Parent, Teacher and Self-Report of Behavioral and Adaptive Functioning in Youth with ADHD and ASD

Thursday, May 12, 2016: 5:30 PM-7:00 PM
Hall A (Baltimore Convention Center)
K. E. Wagner and K. M. Antshel, Psychology, Syracuse University, Syracuse, NY
Background: Autism spectrum disorder (ASD) and attention deficit / hyperactivity disorder (ADHD) are common neurodevelopmental disorders which share some similar symptoms of social, emotional, and attention deficits. Once considered an exclusionary criterion for ADHD, there is now compelling evidence that behavioral characteristics of ADHD are observed in a large proportion of individuals with ASD. While much data have been published about ADHD and ASD individually, far less data have been published about the comorbid state (ASD+ADHD) and those data that have been published have been plagued by a lack of information about school behavior and functioning as well as small sample sizes. Thus, large scale efforts to investigate ASD+ADHD that include teacher report are sorely needed, especially an investigation of how the comorbid state compares to ASD and ADHD in isolation. 

Objectives: The current investigation is a descriptive study comparing parent, teacher and self-reported behavior and functioning in three groups of children and adolescents: youth with ADHD, youth with high levels of ASD symptoms and youth with ADHD+high levels of ASD symptoms. Rather than assess a dichotomous ASD diagnosis, a decision was made to consider a Research Domain Criteria (RDoC) framework for high levels of ASD symptoms using the RDoC domain of Social Communication. 

Methods: Participants were recruited from several large outpatient child and adolescent psychiatry specialty clinics housed within an urban academic medical center. Each participant for the current study received a rigorous psychiatric diagnosis made with the Kiddie-Sads-Present and Lifetime Version (K-SADS-PL) for the ADHD cohorts and the Autism Diagnostic Interview - Revised (ADI-R) for the high levels of ASD symptom cohorts. Participants consisted of 364 youth with ADHD alone, 81 children with high levels of ASD symptoms alone, and 38 children with a clinical diagnosis of ADHD and a high level of ASD symptoms. The Behavior Assessment System for Children – 2nd edition (BASC-2) parent, teacher and self-report measures served as the primary outcome measure.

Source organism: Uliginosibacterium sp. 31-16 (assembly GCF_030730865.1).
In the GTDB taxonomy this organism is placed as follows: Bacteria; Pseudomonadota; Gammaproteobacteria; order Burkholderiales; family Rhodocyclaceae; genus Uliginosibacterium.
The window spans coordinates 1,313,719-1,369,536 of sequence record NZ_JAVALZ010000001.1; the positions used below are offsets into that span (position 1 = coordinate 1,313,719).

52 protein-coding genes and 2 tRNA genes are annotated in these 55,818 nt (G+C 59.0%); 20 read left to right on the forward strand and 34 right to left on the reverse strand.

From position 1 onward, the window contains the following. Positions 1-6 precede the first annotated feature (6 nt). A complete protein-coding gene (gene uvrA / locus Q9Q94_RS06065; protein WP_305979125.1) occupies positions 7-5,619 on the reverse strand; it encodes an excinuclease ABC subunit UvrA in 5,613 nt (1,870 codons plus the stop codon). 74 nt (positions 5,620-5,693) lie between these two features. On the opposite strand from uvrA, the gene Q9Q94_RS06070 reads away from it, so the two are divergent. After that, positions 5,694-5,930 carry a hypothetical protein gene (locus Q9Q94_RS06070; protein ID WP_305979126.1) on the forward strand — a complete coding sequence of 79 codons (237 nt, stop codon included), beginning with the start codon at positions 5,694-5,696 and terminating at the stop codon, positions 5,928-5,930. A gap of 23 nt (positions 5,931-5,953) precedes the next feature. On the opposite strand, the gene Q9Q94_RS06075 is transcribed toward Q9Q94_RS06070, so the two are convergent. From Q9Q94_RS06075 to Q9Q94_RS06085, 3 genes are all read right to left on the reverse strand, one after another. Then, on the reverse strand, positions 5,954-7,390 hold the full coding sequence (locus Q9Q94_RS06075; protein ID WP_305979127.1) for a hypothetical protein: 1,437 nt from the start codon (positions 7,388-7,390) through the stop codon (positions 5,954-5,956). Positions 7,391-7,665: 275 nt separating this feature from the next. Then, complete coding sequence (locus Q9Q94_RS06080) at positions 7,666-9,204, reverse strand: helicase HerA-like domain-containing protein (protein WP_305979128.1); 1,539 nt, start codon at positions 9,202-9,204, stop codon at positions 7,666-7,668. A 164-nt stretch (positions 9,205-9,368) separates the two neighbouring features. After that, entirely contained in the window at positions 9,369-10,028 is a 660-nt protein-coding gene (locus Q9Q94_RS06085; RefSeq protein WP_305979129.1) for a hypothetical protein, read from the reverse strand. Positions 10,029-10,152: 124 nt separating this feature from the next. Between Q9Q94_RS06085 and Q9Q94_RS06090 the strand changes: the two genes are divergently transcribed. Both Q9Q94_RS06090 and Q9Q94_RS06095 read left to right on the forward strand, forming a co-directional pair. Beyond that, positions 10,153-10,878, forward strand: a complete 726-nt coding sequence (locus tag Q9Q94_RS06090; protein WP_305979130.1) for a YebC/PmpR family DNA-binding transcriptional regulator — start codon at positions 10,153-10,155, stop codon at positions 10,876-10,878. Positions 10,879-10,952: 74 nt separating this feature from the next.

Results: With regard to behaviors, the profile of ratings were generally consistent between parents and teachers and were significant for an externalizing disorder profile with ADHD cohorts and an internalizing disorder profile within the ASD symptoms cohorts. Children in all three groups self-reported less behavioral symptoms than adults. With regard to functioning, the parent and teacher data suggest a linear relationship between the three groups: the ADHD group was rated as the least impaired and the ADHD+ASD symptoms group was rated as the most impaired.  

Conclusions: Careful clinical evaluation for the presence of ASD symptoms in individuals with ADHD (and vice versa) is recommended. ADHD is associated with an externalizing profile in youth with high levels of ASD symptoms. This is consistent with ADHD in the non-ASD population. The comorbid state was the most functionally impaired. This finding suggests that treatments designed to intervene with this common comorbid state represent a clinically significant line of investigation.